Neuro-immune dysfunction during brain aging: new insights in microglial cell regulation

Stephanie M. Matt, Rodney W. Johnson

Research output: Contribution to journalReview articlepeer-review

Abstract

Microglia, the resident immune cells of the brain, are at the center of communication between the central nervous system and immune system. While these brain-immune interactions are balanced in healthy adulthood, the ability to maintain homeostasis during aging is impaired. Microglia develop a loss of integrated regulatory networks including aberrant signaling from other brain cells, immune sensors, and epigenetic modifiers. The low-grade chronic neuroinflammation associated with this dysfunctional activity likely contributes to cognitive deficits and susceptibility to age-related pathologies. A better understanding of the underlying mechanisms responsible for neuro-immune dysregulation with age is crucial for providing targeted therapeutic strategies to support brain repair and healthy aging.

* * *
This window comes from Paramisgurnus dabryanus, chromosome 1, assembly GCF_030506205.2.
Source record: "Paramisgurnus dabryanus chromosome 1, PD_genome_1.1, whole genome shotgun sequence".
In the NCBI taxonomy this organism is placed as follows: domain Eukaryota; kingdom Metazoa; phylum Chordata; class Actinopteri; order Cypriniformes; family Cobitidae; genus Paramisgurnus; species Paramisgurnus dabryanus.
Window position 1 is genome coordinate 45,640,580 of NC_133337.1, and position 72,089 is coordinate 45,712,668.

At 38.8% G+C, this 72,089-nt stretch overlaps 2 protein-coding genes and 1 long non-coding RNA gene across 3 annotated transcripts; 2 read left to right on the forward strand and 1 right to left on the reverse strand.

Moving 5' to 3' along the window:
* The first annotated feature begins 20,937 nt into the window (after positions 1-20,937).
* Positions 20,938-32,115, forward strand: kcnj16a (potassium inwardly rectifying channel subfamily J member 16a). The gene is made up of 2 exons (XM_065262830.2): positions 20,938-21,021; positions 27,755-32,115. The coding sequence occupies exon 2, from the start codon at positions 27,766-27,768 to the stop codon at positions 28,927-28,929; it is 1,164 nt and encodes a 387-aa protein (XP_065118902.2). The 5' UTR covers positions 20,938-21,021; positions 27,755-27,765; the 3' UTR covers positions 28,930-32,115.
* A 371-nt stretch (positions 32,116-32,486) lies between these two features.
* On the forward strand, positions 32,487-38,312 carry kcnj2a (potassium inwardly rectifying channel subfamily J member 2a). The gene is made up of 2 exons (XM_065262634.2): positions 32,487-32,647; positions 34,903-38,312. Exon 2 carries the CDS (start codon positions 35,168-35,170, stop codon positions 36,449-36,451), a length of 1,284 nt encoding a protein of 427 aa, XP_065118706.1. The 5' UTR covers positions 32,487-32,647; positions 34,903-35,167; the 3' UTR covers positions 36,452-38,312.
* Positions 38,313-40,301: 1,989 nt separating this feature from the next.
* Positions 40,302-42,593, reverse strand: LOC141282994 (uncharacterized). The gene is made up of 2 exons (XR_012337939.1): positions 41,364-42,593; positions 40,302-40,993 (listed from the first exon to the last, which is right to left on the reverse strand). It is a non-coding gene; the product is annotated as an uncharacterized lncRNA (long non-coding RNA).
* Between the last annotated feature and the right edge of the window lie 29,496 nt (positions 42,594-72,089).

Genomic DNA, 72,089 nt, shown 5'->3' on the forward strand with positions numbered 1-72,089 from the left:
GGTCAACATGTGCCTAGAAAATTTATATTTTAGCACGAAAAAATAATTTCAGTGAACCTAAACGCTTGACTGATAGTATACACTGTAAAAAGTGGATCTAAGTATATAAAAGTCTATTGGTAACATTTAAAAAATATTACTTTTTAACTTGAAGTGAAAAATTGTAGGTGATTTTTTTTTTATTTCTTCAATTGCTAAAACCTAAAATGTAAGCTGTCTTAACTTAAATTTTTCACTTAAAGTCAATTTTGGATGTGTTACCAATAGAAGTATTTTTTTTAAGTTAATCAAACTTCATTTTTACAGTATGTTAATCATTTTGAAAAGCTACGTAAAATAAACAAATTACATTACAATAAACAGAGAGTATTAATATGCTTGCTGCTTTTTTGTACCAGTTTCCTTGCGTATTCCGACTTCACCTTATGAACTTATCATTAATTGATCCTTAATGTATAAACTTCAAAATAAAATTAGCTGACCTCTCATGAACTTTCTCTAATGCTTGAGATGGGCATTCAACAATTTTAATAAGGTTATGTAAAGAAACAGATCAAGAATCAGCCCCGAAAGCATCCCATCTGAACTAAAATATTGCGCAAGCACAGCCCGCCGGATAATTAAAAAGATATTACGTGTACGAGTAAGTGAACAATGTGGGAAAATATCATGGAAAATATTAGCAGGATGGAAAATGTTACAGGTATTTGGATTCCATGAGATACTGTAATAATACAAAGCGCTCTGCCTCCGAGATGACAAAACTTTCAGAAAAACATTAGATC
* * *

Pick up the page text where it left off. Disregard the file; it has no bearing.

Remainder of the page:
Original languageEnglish (US)
Pages (from-to)96-101
Number of pages6
JournalCurrent Opinion in Pharmacology
Volume26
DOIs
StatePublished - Feb 2016

ASJC Scopus subject areas

  • Pharmacology
  • Drug Discovery

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